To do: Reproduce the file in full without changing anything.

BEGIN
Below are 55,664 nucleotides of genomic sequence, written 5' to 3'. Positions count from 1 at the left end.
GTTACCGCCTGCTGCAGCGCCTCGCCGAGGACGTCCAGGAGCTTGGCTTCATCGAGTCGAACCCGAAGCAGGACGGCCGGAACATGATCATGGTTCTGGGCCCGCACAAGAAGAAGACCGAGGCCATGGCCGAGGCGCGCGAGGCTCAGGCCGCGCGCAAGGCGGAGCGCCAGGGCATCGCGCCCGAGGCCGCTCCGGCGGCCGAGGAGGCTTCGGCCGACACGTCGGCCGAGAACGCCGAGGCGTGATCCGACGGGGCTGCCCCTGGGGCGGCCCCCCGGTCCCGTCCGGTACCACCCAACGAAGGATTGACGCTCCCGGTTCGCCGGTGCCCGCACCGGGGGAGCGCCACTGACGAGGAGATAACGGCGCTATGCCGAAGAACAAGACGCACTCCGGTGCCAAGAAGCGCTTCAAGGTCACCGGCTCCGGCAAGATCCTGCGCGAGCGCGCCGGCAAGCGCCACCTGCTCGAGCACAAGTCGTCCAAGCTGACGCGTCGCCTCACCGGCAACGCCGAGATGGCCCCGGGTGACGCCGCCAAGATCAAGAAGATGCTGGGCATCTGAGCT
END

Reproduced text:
Below are 55,664 nucleotides of genomic sequence, written 5' to 3'. Positions count from 1 at the left end.
GTTACCGCCTGCTGCAGCGCCTCGCCGAGGACGTCCAGGAGCTTGGCTTCATCGAGTCGAACCCGAAGCAGGACGGCCGGAACATGATCATGGTTCTGGGCCCGCACAAGAAGAAGACCGAGGCCATGGCCGAGGCGCGCGAGGCTCAGGCCGCGCGCAAGGCGGAGCGCCAGGGCATCGCGCCCGAGGCCGCTCCGGCGGCCGAGGAGGCTTCGGCCGACACGTCGGCCGAGAACGCCGAGGCGTGATCCGACGGGGCTGCCCCTGGGGCGGCCCCCCGGTCCCGTCCGGTACCACCCAACGAAGGATTGACGCTCCCGGTTCGCCGGTGCCCGCACCGGGGGAGCGCCACTGACGAGGAGATAACGGCGCTATGCCGAAGAACAAGACGCACTCCGGTGCCAAGAAGCGCTTCAAGGTCACCGGCTCCGGCAAGATCCTGCGCGAGCGCGCCGGCAAGCGCCACCTGCTCGAGCACAAGTCGTCCAAGCTGACGCGTCGCCTCACCGGCAACGCCGAGATGGCCCCGGGTGACGCCGCCAAGATCAAGAAGATGCTGGGCATCTGAGCT